Inside Columbia


Local Baker Uses Challenging Method to Make Tasty Creations

By Inside Columbia
Chris Foley bread

Photos by L.G. Patterson

chris foley bread fiddle and stone

While creating a perfect loaf of bread may become complicated, Chris Foley says finding his love for baking was easy.

When he was 14 years old, Foley, now the owner of Fiddle & Stone Bread Co., got a job at a bakery in Ashland and knew he had come across something special. “I had a knack for it right off the bat,” Foley says. “The owner said, ‘I am going to move you up from bagging to running the ovens.’ Then I started mixing the dough.”

Even though Foley didn’t bake any bread for a long time after leaving that job, his passion for baking remained. He spent a decade working at Shakespeare’s Pizza downtown, then helped open Pizza Tree in Columbia. “Pizza Tree was doing real sourdough crust at the time, so that sparked my passion for sourdough,” he recalls.

But the motivation truly came while Foley was working to get and stay sober. That’s when Foley fell back into his bread-making ways, creating loaves of bread for friends and family. “It started as something to occupy my time, so I was like, ‘I’ll figure out sourdough,’” he says. But it wasn’t long before Foley’s baking grew larger than his one-bedroom apartment could handle.“I was giving so much to my friends and family that they were like, ‘sell it, we don’t want any more,” he says.

Around that time, Foley got access to his first wood-fired oven thanks to Richard Knapp, who owns the oven and farm where Foley continues to bake.“We fired that oven all night; we fired it for about 13 hours,” he recalls. “We had no idea what we were doing; it was way too hot, way too long, and ruined all the bread.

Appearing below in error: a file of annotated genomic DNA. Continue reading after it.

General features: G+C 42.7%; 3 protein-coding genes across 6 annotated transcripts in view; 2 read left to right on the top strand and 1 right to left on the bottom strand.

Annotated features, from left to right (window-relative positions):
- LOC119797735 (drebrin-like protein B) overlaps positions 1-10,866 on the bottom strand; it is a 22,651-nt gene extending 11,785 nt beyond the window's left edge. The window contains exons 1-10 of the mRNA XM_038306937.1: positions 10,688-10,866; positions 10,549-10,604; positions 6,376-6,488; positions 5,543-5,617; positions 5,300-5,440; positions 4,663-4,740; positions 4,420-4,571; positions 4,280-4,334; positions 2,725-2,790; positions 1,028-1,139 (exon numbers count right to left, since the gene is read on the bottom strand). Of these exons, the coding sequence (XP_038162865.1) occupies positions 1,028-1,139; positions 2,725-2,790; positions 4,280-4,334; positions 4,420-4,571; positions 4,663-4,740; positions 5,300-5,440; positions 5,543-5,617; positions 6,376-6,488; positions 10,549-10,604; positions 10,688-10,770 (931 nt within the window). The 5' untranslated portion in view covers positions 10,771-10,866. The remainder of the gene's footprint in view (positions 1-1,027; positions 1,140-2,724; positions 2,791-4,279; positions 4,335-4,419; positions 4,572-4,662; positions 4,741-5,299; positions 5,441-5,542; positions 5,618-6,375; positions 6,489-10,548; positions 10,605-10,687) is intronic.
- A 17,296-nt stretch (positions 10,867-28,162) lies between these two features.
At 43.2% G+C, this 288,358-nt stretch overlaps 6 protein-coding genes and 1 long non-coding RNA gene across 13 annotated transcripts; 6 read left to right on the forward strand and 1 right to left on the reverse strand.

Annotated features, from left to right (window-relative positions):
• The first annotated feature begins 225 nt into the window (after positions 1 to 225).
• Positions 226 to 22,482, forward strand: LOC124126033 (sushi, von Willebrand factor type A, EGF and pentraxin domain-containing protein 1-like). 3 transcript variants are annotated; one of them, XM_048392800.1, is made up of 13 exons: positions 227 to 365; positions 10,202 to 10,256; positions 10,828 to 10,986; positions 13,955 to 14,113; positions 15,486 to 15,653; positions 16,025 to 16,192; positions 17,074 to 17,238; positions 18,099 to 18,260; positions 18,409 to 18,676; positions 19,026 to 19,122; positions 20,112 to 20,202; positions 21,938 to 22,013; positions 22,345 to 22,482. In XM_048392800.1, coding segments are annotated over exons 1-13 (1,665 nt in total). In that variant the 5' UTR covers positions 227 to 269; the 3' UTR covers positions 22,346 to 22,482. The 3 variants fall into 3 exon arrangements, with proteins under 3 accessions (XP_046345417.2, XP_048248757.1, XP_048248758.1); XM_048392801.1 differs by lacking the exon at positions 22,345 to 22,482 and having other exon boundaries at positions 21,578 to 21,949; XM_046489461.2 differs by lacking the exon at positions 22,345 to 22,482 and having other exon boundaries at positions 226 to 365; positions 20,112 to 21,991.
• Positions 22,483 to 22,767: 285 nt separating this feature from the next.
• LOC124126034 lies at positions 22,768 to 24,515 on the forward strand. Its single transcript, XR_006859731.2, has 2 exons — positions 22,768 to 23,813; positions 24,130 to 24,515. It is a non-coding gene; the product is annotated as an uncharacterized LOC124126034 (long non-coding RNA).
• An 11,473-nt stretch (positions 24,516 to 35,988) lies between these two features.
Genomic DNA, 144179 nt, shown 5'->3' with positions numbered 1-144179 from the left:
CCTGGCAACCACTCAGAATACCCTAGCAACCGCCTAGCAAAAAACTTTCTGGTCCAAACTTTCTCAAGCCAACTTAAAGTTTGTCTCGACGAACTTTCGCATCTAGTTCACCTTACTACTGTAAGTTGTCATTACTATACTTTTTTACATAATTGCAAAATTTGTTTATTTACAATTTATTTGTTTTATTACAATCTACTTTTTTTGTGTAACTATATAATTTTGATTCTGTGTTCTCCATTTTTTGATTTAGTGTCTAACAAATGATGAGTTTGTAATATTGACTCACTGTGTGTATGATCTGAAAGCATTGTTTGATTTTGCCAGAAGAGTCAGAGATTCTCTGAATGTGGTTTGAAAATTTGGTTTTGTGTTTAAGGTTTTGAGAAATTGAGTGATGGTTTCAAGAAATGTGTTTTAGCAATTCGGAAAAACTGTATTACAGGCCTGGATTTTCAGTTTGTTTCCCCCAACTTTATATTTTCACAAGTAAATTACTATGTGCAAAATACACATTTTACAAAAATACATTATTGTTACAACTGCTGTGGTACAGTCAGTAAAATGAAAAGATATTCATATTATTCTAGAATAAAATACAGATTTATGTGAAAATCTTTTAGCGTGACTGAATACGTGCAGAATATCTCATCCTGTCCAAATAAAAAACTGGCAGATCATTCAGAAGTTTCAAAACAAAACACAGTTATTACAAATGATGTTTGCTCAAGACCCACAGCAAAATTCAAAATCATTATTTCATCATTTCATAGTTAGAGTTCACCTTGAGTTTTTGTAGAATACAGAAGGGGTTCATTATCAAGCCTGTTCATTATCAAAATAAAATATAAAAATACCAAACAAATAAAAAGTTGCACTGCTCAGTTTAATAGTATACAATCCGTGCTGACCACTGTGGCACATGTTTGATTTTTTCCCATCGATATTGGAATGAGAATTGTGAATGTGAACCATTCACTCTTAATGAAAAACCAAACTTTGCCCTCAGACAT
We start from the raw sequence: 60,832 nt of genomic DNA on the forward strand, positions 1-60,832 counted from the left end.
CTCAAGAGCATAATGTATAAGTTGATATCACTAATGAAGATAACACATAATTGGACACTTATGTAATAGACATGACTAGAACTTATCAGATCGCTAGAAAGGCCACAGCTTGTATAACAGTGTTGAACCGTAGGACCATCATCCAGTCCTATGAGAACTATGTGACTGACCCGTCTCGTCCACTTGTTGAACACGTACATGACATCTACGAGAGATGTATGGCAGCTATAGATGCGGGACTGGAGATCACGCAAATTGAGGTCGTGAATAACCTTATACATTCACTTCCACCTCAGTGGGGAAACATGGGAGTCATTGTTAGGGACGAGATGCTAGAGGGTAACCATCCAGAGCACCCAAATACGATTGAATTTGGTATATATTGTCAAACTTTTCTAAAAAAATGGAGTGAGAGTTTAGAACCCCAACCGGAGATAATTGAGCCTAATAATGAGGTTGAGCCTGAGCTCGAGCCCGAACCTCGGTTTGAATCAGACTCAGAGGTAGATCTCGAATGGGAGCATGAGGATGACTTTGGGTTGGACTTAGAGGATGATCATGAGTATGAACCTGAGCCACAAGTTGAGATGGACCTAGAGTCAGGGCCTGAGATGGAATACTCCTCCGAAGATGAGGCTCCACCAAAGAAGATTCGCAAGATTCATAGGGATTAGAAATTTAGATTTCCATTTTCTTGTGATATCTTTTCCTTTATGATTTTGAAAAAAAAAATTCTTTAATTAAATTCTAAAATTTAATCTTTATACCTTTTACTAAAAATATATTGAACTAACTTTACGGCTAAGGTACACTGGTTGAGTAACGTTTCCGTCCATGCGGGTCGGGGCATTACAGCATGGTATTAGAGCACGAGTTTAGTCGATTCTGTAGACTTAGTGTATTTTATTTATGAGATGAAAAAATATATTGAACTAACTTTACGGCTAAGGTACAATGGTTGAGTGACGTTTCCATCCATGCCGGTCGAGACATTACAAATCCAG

But that was just the beginning.

Foley then started to adopt and adapt a recipe to work with his new style of wood-fired baking, which he brought into his business when he opened Fiddle & Stone Bread Co. in 2018.

And the name itself? Well, that’s a story of its own. Foley says his first thought when creating the name was to make sure there was an ampersand in it. “I wanted it to have an old-school feel,” he says. At first, the name didn’t have a deep meaning; he baked on stone and played the fiddle. But the name has come to mean so much more. “It’s the dance I have to do with both the oven and the microorganisms in the dough,” he says. “The dough and the bread part are more fluid like playing the fiddle, akin to dancing, where the stone is more the hard rules of baking.

Now, nearly five years later, Foley continues to learn more about baking in a wood-fired oven. “What I do is really challenging, but that is part of what I love most about it because it keeps it interesting,” he says. “Every bake is slightly different; I have no control over the temperature.”

He says the only way to master this type of baking is to do it, as the experience will make the difference. “It’s a lot of trial and error, a lot more error than success, and I still have days where I burn quite a bit of bread,” he says.

While it might feel impossible to master this form of baking, Foley says the key is not to give up. While recipes are good guidelines, Foley says nothing compares to experience. “It comes with time,” he says. “I have never heard of anyone producing a beautiful loaf of bread the first time they try.

While there are so many different variables to baking, Foley says one of the most essential tips from a professional baker is to scale or weigh your ingredients instead of measuring by volume. “Volume can change from one kind of flour to another or one kind of salt to another, and they can be completely different quantities,” he says, noting that the quality of ingredients can make or break a good loaf of bread. “Even the white flour I use is never bleached; it has as few added enrichers as possible. And the whole wheat I use is literal whole wheat.

Having healthier, fresher bread is just one of the benefits of shopping locally. Foley says it’s also important to keep money in the community and support local entrepreneurs. “A lot of people are turned off by a higher sticker price, but that money stays in the community, you are giving money to people who are your neighbors,” he says.

While Foley currently bakes for several local businesses, as well as selling bread at the Columbia Farmers Market and on his website, his ultimate goal is to open a brick-and-mortar bakery within five years. To learn more about Foley’s wood-fired baking, visit

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